“Our members have spoken,” said Dave Roose Local 5114 unit chairman to the Shoshone News Press after the vote. “We have played the game, jumped through the hoops, and everyone has had the chance to vote. We have chosen to remain on strike rather than let someone else decide our future.”

Local 5114 members are looking to make it clear that the March 17 solidarity march was not just a one-time event and that they are ready to continue their fight for a fair contract.

On the local’s Facebook page, Roose announced that beginning March 23, “every Friday will be designated Black Friday” and encouraged members, family, and supporters to wear black “in remembrance of all the union members that have given their lives on picket lines and (as) a show of solidarity!!”

Unions members join suit to save TPS

Labor organizations have joined immigrant rights activists in challenging the Trump administration’s decision to revoke temporary protected status (TPS) of immigrants from El Salvador, Haiti, Nicaragua, and Sudan.

UNITE HERE, the National Day Laborers Organizing Network (NDLON), and the International Union of Painters and Allied Trades (IUPAT) joined a coalition of groups supporting ten TPS holders and five children of TPS holders who on March 12 filed suit in a San Francisco federal court to overturn the Trump administration’s TPS decisions.

One of the plaintiffs is Wilna Destin, a Haitian immigrant and a UNITE HERE organizer in Orlando, Florida.

“For my daughters, America is all they’ve known,” said Destin, explaining why she joined the lawsuit. “Without legal intervention to stop the expiration of Haitian TPS, my daughters will be forced to either lose their mother to Trump or to sacrifice their entire lives and educational opportunities to move to an underdeveloped country that cannot absorb a wave of thousands of deportations. I am afraid of becoming a target by standing up to Donald Trump, but my daughter and I chose to do this to save our family.”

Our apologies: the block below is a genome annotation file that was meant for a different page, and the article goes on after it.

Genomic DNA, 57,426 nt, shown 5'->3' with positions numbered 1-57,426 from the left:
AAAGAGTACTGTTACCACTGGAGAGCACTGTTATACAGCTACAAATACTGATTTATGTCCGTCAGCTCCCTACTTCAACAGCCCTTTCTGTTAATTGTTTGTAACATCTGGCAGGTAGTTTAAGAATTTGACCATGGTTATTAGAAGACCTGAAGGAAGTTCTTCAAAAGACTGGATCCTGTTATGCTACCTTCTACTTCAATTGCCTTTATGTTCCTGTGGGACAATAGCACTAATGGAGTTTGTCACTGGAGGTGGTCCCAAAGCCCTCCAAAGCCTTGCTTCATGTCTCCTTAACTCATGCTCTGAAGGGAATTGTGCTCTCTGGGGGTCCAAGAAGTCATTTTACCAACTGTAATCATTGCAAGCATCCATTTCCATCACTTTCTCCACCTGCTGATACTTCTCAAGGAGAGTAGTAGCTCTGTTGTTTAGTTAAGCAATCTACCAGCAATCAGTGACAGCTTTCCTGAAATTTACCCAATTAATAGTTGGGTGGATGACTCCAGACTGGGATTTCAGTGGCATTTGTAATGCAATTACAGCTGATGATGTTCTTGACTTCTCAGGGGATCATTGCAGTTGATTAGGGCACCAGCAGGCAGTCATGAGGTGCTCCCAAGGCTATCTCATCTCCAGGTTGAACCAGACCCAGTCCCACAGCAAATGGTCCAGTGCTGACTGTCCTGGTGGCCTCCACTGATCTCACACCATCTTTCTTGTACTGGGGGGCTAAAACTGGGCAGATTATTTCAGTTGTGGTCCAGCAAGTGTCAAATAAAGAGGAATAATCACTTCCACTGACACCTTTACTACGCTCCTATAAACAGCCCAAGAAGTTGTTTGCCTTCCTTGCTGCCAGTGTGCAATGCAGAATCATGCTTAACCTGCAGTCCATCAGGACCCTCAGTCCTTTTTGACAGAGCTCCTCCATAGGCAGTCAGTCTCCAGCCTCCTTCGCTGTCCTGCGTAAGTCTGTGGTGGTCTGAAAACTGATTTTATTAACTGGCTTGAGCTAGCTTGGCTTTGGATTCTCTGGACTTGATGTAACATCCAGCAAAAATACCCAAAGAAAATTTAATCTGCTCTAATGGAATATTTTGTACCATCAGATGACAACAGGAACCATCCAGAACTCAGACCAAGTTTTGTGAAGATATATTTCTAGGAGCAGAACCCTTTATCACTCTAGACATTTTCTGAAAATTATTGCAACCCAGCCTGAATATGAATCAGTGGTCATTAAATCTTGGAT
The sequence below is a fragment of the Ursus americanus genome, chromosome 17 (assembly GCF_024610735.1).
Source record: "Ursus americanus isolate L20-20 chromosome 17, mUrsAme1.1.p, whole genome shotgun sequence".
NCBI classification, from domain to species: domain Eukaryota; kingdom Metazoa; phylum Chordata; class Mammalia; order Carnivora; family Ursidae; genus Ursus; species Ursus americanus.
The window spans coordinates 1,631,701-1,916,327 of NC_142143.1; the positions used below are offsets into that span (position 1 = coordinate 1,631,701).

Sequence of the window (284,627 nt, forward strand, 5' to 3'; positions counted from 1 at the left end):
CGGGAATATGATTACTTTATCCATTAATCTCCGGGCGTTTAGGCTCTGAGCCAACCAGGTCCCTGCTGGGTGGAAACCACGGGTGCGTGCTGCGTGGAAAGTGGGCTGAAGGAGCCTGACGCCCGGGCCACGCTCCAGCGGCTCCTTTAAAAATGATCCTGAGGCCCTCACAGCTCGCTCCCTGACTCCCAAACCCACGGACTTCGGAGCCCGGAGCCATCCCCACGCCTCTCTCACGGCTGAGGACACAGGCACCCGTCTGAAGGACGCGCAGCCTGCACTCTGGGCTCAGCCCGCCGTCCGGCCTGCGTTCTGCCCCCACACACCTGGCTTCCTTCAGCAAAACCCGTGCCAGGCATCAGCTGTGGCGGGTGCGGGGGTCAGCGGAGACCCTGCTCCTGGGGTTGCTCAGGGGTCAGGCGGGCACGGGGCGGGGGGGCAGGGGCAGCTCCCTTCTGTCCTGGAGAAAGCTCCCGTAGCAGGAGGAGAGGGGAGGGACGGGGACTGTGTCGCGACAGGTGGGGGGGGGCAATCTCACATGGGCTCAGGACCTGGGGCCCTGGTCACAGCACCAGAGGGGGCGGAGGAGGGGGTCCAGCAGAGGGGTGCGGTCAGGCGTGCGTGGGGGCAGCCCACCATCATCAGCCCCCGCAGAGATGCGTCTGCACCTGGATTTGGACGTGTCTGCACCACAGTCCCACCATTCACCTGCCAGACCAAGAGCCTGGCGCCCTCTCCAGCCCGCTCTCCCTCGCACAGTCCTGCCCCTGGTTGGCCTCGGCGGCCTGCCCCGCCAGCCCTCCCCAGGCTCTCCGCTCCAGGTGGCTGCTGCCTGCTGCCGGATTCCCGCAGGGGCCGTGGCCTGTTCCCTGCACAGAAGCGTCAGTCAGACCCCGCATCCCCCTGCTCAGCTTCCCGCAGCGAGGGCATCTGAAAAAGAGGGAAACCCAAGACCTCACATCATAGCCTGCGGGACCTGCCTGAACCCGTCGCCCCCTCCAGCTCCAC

One of Destin’s daughters is also a plaintiff.

TPS, which was authorized by legislation passed in 1990, allows immigrants fleeing from political violence, war, repression, or natural disasters to live and work in the US without fear of deportation.

Since TPS became law, TPS holders have routinely had their status reaffirmed, but that has changed under the Trump regime, which in little more than a year has revoked TPS for 200,000 immigrants and their families.

“With the stroke of a pen, this administration upended the lives of hundreds of thousands of people lawfully residing in the United States for years and sometimes decades,” said Emi MacLean, staff attorney for NDLON and one of the attorneys representing the plaintiffs. “But in terminating TPS in the way that it did, this administration was exercising authority it did not have.”

The lawsuit contends that the decision to revoke TPS was based on the Trump administration’s anti-immigrant, white supremacist agenda.

According to the lawsuit, the decision to revoke TPS “motivated by intentional race- and national-origin-based animus against individuals from what President Trump has referred to as ‘shithole countries’.”

In addition to resting on a foundation of racism and nativism, the lawsuit says that Trump’s revocation of TPS is unconstitutional and violates the Administrative Procedures Act.